Friday, October 17, 2008

Are You Cut Out to Be a Freelancer?

I think my job is the greatest job ever. But recently I was telling someone what I do--very enthusiastically--and she wrinkled her nose. "You mean you don't know what you're going to make from month to month?" she said. "I would hate that."

We're not all cut out to be freelancers. Here are a few signs you shouldn't give up your day job--at least for the time being.

You really can't bring yourself to sell or market. I was like this when I first started, and to be honest I still don't market much. But I did do a fair amount of it when I first started, and before that I delayed starting my business for years because of a fear of marketing. It's a necessary evil, though. If you really can't do it, you have to learn--and you'd better not quit your day job until you do.

You can't stand the uncertainty. Freelancing comes with a lot of ups and downs. To me, it's exciting--I don't know what I'll make from month to month, and I might make a fabulous income next month! Of course, there's always the possibility that the opposite will happen. Some people are naturally more at home than others with the uncertainty, and some people have higher overhead--a mortgage, kids to support, college loans to pay--that makes them less able to handle uncertainty. Depending on how comfortable you are with an irregular income, you may be better off hanging on to your day job--at least until you have significant savings to get you through lean times.

You just want it to be easy. Some people just want to roll into work, do what they're paid to do, and go home again. With freelancing, you will take your job with you. You will work overtime and weekends sometimes. You will have lean months and periods of too much work. But you can also go jogging in the afternoon if you want, take on only the projects you want, and skip it all to go have coffee with a friend or catch a poetry reading. It's a balance, but running a business demands a lot of time and energy you likely wouldn't spend at a 9-to-5 job.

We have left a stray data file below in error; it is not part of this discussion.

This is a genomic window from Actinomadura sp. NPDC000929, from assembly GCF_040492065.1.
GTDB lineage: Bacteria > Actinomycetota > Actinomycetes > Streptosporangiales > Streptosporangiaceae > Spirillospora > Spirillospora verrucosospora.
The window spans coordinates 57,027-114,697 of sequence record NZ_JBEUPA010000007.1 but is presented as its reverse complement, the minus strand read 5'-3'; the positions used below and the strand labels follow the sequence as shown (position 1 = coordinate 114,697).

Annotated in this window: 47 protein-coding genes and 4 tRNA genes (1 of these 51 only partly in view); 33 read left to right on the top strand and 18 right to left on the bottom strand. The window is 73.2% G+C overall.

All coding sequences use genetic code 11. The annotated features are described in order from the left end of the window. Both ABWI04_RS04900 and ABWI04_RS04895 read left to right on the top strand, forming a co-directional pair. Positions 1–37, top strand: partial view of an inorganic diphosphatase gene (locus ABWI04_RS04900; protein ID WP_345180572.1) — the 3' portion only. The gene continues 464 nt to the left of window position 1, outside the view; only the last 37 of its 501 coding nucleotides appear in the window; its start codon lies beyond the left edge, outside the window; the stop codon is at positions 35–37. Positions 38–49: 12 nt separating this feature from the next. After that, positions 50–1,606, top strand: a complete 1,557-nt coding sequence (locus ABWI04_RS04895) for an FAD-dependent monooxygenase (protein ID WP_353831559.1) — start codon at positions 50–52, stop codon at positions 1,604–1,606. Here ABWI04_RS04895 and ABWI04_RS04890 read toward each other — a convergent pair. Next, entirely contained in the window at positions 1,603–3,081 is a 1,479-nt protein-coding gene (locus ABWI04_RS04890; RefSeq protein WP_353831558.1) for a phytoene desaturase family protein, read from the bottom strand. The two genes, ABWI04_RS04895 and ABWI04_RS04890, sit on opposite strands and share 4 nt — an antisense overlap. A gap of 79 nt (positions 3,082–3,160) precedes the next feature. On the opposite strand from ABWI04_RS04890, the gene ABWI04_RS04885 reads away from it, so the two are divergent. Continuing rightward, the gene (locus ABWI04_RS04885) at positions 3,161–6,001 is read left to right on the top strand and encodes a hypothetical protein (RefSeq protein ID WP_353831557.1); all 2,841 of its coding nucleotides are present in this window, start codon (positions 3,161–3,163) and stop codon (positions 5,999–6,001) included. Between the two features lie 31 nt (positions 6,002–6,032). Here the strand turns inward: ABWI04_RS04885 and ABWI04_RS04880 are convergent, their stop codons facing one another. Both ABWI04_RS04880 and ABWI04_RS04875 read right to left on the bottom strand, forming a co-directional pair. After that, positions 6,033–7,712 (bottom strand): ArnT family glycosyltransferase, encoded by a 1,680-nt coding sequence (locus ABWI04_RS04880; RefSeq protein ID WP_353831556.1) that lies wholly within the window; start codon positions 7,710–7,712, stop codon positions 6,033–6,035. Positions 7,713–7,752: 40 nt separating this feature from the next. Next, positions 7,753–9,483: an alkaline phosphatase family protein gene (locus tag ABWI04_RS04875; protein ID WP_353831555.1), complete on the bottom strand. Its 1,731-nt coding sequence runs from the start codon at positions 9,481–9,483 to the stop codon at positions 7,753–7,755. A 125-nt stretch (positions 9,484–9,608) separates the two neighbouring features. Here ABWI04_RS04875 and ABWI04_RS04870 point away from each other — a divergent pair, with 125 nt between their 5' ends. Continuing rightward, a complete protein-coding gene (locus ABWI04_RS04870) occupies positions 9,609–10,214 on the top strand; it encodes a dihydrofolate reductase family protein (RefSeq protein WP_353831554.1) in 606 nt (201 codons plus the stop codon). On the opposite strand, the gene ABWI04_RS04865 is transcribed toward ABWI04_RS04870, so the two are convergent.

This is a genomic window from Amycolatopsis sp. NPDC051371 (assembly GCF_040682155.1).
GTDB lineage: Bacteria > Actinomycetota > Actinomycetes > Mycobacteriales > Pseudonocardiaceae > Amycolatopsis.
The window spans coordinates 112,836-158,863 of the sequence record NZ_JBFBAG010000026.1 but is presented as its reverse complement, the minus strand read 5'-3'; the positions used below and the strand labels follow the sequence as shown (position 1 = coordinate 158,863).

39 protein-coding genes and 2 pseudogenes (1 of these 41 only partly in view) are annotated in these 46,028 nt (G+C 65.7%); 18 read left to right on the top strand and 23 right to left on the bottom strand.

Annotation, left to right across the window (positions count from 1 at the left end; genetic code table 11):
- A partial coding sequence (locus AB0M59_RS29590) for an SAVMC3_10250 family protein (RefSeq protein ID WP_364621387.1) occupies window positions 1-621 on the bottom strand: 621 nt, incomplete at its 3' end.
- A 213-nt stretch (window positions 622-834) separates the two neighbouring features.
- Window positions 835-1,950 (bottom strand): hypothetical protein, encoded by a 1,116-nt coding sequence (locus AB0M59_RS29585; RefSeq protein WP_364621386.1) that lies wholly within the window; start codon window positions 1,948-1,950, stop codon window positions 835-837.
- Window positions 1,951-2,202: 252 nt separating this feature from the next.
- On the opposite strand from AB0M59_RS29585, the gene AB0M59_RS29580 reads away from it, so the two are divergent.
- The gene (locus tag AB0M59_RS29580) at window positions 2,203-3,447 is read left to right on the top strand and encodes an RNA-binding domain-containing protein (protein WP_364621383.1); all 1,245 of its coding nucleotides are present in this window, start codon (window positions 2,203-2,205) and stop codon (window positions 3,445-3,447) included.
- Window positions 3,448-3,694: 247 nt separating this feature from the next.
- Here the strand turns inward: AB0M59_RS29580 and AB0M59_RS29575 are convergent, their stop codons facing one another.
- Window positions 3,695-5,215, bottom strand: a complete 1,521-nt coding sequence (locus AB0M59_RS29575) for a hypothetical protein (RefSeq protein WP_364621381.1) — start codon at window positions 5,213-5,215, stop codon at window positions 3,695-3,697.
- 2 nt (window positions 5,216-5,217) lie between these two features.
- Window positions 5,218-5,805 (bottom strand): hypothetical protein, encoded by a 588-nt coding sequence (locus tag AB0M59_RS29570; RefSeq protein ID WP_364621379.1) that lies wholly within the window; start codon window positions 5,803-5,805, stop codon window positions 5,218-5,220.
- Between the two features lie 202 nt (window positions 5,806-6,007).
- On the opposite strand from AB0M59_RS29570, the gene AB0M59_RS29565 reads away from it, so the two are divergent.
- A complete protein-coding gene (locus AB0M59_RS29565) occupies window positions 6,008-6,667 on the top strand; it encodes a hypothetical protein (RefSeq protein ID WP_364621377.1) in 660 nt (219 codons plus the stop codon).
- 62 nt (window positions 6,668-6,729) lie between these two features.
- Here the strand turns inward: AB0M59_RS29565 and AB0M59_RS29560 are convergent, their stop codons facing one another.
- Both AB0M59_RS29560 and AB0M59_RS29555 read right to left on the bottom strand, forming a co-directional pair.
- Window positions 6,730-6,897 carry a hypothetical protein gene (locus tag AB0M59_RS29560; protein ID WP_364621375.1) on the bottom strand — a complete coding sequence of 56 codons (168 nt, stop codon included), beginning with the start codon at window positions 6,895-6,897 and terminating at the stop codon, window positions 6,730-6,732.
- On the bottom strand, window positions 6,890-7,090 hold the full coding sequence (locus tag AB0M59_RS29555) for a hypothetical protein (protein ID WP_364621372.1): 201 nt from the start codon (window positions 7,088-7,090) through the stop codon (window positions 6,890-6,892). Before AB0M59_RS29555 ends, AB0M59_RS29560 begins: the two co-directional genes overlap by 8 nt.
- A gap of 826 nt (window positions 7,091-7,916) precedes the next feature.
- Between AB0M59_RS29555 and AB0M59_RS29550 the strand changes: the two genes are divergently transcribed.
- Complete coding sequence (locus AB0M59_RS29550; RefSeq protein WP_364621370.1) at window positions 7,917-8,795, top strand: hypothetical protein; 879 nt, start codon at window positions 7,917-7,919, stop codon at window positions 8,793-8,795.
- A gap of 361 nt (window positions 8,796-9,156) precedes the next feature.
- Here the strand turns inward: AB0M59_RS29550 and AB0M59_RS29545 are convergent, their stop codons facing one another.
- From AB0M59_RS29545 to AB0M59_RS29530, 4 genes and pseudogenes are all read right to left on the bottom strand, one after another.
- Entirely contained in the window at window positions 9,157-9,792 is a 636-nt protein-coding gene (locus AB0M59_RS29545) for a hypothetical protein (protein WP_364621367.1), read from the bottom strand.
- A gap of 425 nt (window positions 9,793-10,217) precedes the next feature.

You need cash now. If you're looking for a get-rich-quick scheme, don't look here. Any freelancing business takes time to build, and you could labor for years before you're earning as much as you did at the office. Then again, you could earn signficantly more--who knows? But you're not likely to earn it quickly. If you have bills that need to be paid right away, you're better off looking for a full-time job to gain solvency before you strike out on your own.

3 comments:

Michele said...

I think I am. Although I don't like the marketing part and I detest talking on the phone, I have such a passion for writing that I'd die if I couldn't do it every day. ;-)

*smiles*
Michele

Alison said...

I agree - I find the uncertainty liberating rather than scary and soooo much less stressful than my old, reliable corporate job. But when I first went out on my own lots of people told me I would hate the ups and downs and it would be really stressful to not know - projection, anyone?

I'm even finding that I am growing to love marketing myself - and that is something I definitely didn't expect!

Angie Ledbetter said...

Not too fond of the "toot your own horn" part of freelancing, but the rest is pretty fun.